Because we're not alone. Christianity isn't about sitting in a room with you, the Bible, and the Holy Spirit. It's also about being part of a family, part of a community, that stretches across time and space. Reading the Fathers is about reading with others, so that we read the Scriptures together. Patristics is rarely a rarefied technical journey into esoteric theory (though sometimes it is); it is far more often the attempt to read and understand the Bible, the very thing we also ought to be doing today.
3. Why Patristics? The value of patristics for the ongoing life of the Church.
If we are confessional Christians, Patristics is essential. The theological debates and controversies of the first few centuries produced profound theological reflection on core areas of Christian belief: the nature of God, Christology, Soteriology, Ecclesiology. Especially in the 4th and 5th century there was concerted effort to discern what do the Scriptures teach us about the nature of God, the Incarnation, and the person and work of Christ. No Protestant, R.Catholic, or E.Orthodox believer can reasonably claim to be so excepting fidelity to the Creed of Constantinople and the Definition of Chalcedon, even if only implicitly.
And yet one great danger is that we take the creeds and formularies, and set them adrift. Those creeds arose in a context, and with a theology attached to them, that arose out of exegesis. If we do not engage with the theology and exegesis of the Fathers, we have merely an empty form of words into which we eisegete our own ahistorical dreamings.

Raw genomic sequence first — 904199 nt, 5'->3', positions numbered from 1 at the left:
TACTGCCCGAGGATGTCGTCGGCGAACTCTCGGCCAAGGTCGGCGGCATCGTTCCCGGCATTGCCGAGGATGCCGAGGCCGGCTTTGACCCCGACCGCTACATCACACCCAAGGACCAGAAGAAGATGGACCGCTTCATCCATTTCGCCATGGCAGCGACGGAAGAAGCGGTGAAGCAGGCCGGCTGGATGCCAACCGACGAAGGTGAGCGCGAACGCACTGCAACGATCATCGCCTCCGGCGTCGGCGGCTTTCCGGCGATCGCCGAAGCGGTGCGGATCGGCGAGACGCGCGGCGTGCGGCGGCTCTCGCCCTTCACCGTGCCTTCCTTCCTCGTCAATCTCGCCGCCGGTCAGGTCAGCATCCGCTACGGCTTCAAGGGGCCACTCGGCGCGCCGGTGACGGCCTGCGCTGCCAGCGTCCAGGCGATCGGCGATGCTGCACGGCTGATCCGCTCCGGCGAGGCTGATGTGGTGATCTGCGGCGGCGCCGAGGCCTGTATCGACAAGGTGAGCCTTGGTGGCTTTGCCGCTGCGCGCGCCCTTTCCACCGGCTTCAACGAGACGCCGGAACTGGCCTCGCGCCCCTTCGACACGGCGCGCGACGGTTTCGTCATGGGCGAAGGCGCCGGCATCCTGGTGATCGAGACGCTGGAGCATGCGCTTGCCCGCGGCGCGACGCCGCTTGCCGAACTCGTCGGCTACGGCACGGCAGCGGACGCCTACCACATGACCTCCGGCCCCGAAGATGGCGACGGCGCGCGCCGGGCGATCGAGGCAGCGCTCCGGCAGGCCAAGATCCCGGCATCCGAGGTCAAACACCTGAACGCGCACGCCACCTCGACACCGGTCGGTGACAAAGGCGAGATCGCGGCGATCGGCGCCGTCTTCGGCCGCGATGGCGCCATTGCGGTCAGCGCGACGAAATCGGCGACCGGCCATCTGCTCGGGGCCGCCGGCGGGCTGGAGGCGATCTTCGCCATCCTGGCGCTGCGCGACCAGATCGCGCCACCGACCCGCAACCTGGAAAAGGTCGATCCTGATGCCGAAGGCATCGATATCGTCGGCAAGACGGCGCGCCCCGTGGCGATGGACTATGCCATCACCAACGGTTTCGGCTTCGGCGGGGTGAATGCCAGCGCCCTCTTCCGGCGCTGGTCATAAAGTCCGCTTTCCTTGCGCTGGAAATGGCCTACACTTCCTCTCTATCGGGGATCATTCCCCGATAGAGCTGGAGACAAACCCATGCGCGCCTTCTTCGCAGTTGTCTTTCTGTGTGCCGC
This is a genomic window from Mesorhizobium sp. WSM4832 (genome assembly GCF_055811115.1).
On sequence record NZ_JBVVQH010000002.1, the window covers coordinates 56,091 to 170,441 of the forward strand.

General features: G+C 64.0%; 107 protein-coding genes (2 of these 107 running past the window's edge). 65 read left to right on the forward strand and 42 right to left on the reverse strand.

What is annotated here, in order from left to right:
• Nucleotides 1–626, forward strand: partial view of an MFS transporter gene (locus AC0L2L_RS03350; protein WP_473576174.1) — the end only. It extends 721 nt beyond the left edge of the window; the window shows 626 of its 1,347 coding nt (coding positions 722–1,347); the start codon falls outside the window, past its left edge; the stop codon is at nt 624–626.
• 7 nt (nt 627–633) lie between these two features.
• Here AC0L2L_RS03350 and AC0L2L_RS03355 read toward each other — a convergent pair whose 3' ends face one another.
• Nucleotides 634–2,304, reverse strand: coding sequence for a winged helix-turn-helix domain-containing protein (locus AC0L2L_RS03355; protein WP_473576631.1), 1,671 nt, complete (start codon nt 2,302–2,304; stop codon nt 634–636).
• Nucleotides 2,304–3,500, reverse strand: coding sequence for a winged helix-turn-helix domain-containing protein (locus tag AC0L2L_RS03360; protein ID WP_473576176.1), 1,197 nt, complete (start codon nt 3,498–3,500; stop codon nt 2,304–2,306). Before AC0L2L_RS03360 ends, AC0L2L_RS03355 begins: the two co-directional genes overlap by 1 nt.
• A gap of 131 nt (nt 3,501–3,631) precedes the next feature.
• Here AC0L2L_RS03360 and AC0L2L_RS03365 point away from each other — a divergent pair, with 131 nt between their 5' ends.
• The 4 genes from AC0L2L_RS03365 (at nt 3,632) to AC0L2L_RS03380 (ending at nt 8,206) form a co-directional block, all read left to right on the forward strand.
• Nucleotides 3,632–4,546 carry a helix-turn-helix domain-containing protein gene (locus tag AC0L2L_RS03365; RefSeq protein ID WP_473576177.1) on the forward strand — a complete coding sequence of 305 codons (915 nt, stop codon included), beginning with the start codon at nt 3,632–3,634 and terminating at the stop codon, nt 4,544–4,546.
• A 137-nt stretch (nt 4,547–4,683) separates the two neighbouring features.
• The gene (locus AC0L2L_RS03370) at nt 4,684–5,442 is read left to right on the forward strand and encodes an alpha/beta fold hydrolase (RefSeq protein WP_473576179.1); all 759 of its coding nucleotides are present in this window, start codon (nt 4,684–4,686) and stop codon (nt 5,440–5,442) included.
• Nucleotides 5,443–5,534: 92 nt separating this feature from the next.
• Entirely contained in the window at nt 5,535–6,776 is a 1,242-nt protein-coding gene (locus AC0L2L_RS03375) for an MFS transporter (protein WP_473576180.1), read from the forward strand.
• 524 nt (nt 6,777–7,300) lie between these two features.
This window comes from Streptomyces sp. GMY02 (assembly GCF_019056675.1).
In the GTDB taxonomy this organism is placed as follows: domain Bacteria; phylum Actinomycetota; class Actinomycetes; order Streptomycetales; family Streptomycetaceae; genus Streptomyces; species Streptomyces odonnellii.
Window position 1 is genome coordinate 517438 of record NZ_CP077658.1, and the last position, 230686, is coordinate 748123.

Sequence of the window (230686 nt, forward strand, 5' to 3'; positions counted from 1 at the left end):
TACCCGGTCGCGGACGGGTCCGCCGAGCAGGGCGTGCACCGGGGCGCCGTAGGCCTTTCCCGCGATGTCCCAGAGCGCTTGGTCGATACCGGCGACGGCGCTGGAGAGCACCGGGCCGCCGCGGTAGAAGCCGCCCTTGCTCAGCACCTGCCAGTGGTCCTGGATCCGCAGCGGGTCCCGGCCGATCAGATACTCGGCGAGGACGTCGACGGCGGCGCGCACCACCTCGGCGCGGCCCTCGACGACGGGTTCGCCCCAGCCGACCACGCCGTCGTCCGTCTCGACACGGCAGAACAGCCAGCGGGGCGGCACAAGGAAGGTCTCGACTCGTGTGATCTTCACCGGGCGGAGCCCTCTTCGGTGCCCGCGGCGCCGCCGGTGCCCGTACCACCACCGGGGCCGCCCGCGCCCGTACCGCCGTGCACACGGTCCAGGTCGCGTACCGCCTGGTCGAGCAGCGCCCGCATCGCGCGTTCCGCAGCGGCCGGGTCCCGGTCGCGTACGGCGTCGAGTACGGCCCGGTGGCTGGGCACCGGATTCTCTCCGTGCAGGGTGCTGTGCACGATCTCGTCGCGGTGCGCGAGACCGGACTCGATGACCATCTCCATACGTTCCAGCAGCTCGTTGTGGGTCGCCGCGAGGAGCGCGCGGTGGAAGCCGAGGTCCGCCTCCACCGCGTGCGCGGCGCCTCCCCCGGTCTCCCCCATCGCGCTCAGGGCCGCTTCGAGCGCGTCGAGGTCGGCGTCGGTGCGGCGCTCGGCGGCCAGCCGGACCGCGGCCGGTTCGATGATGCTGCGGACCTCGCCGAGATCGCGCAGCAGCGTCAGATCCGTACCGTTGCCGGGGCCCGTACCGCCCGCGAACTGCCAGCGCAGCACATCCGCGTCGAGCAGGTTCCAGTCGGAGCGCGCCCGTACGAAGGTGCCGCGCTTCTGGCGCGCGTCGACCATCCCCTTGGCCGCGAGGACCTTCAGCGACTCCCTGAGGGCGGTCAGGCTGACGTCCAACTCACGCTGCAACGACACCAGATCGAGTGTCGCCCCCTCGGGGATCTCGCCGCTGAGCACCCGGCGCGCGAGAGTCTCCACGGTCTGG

If we are communual Christians, who exist as part of the body of Christ, then we are called to read Scripture not in isolation, but in fellowship with other believers. The communion of saints is trans-locational, trans-ethnic, trans-lingual, and trans-temporal. These are believers who lived closer in time, language, and culture, to the Biblical periods, than we. As well, they engaged in deep and sharp analysis and reflection upon the Scriptures. We rob ourselves and our children if we neglect them.
If we are finite, historically-conditioned believers (which we must be), then engagement with our past equips us to understand not only them, but us. For we are their philosophical and theological descendants. There is no bypassing the past, ignoring tradition, and 'just' reading the Bible. Even to ignore this tradition is to make an engagement, a totally ignorant and foolish one, with the Patristic legacy. We are shaped by this legacy whether we like it or not, which is why we must actively engage with it.
Those who do not learn from the past are doomed to plagiarism. I don't hold a cyclical view of history that says we will 'repeat' it, but so much of what is thrashed out theologically today is dealt with by the Fathers. To ignore it generally means to repeat it. Most heresy is not new at all. Engagement with the Fathers allows us to stand on the shoulders of giants.
Lastly, it is spiritual formative. To read and study the Fathers is to read and study the Scriptures, is to study and know God. They are guides and conversation partners, older and well-established, whose insights have already stood the test of time. Instead of being caught up in the latest evangelical fad or pop speaker, we may indeed grow closer to God in holiness as we share the journey with ancients.
In my next post on this topic, I will spend some time introducing the major time-periods and some authors within Patristics.